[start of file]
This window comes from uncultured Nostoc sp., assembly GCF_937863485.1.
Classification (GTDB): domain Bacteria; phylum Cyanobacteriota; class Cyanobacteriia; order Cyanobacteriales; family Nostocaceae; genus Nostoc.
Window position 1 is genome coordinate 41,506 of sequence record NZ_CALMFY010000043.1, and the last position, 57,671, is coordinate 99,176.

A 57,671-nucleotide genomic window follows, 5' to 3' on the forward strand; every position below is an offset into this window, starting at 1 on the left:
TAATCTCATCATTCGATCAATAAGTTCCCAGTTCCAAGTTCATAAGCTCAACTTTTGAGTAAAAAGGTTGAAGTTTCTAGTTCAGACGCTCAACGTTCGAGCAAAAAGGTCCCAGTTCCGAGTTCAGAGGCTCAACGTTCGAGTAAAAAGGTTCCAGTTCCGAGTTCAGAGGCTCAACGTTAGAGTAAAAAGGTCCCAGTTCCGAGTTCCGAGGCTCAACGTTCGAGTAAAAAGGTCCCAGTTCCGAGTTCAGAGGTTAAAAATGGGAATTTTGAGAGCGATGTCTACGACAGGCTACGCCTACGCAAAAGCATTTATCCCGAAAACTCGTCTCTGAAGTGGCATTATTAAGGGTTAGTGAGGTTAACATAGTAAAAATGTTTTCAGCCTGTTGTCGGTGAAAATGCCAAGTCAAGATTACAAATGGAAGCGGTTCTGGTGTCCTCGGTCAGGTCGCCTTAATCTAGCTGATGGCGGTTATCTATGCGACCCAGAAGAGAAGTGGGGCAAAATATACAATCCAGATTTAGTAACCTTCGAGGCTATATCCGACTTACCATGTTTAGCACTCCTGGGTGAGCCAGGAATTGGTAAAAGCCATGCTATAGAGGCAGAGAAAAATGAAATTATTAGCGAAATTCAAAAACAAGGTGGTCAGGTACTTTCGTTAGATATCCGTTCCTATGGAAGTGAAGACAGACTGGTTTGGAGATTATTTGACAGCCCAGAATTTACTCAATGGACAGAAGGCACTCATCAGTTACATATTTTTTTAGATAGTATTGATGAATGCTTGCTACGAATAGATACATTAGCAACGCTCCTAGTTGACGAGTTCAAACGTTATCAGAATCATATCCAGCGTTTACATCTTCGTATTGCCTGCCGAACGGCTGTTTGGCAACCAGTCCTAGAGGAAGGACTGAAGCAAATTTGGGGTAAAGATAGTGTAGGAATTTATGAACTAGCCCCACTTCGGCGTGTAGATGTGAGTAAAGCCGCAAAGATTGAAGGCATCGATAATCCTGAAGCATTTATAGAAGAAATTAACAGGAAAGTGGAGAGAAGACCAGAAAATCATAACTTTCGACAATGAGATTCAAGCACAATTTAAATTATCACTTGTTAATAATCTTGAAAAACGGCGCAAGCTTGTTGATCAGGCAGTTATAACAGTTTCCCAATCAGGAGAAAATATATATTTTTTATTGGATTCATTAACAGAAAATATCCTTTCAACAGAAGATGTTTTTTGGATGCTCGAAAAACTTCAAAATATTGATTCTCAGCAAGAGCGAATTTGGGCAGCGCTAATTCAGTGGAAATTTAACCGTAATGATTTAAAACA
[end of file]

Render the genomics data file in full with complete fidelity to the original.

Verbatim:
This window comes from uncultured Nostoc sp., assembly GCF_937863485.1.
Classification (GTDB): domain Bacteria; phylum Cyanobacteriota; class Cyanobacteriia; order Cyanobacteriales; family Nostocaceae; genus Nostoc.
Window position 1 is genome coordinate 41,506 of sequence record NZ_CALMFY010000043.1, and the last position, 57,671, is coordinate 99,176.

A 57,671-nucleotide genomic window follows, 5' to 3' on the forward strand; every position below is an offset into this window, starting at 1 on the left:
TAATCTCATCATTCGATCAATAAGTTCCCAGTTCCAAGTTCATAAGCTCAACTTTTGAGTAAAAAGGTTGAAGTTTCTAGTTCAGACGCTCAACGTTCGAGCAAAAAGGTCCCAGTTCCGAGTTCAGAGGCTCAACGTTCGAGTAAAAAGGTTCCAGTTCCGAGTTCAGAGGCTCAACGTTAGAGTAAAAAGGTCCCAGTTCCGAGTTCCGAGGCTCAACGTTCGAGTAAAAAGGTCCCAGTTCCGAGTTCAGAGGTTAAAAATGGGAATTTTGAGAGCGATGTCTACGACAGGCTACGCCTACGCAAAAGCATTTATCCCGAAAACTCGTCTCTGAAGTGGCATTATTAAGGGTTAGTGAGGTTAACATAGTAAAAATGTTTTCAGCCTGTTGTCGGTGAAAATGCCAAGTCAAGATTACAAATGGAAGCGGTTCTGGTGTCCTCGGTCAGGTCGCCTTAATCTAGCTGATGGCGGTTATCTATGCGACCCAGAAGAGAAGTGGGGCAAAATATACAATCCAGATTTAGTAACCTTCGAGGCTATATCCGACTTACCATGTTTAGCACTCCTGGGTGAGCCAGGAATTGGTAAAAGCCATGCTATAGAGGCAGAGAAAAATGAAATTATTAGCGAAATTCAAAAACAAGGTGGTCAGGTACTTTCGTTAGATATCCGTTCCTATGGAAGTGAAGACAGACTGGTTTGGAGATTATTTGACAGCCCAGAATTTACTCAATGGACAGAAGGCACTCATCAGTTACATATTTTTTTAGATAGTATTGATGAATGCTTGCTACGAATAGATACATTAGCAACGCTCCTAGTTGACGAGTTCAAACGTTATCAGAATCATATCCAGCGTTTACATCTTCGTATTGCCTGCCGAACGGCTGTTTGGCAACCAGTCCTAGAGGAAGGACTGAAGCAAATTTGGGGTAAAGATAGTGTAGGAATTTATGAACTAGCCCCACTTCGGCGTGTAGATGTGAGTAAAGCCGCAAAGATTGAAGGCATCGATAATCCTGAAGCATTTATAGAAGAAATTAACAGGAAAGTGGAGAGAAGACCAGAAAATCATAACTTTCGACAATGAGATTCAAGCACAATTTAAATTATCACTTGTTAATAATCTTGAAAAACGGCGCAAGCTTGTTGATCAGGCAGTTATAACAGTTTCCCAATCAGGAGAAAATATATATTTTTTATTGGATTCATTAACAGAAAATATCCTTTCAACAGAAGATGTTTTTTGGATGCTCGAAAAACTTCAAAATATTGATTCTCAGCAAGAGCGAATTTGGGCAGCGCTAATTCAGTGGAAATTTAACCGTAATGATTTAAAACA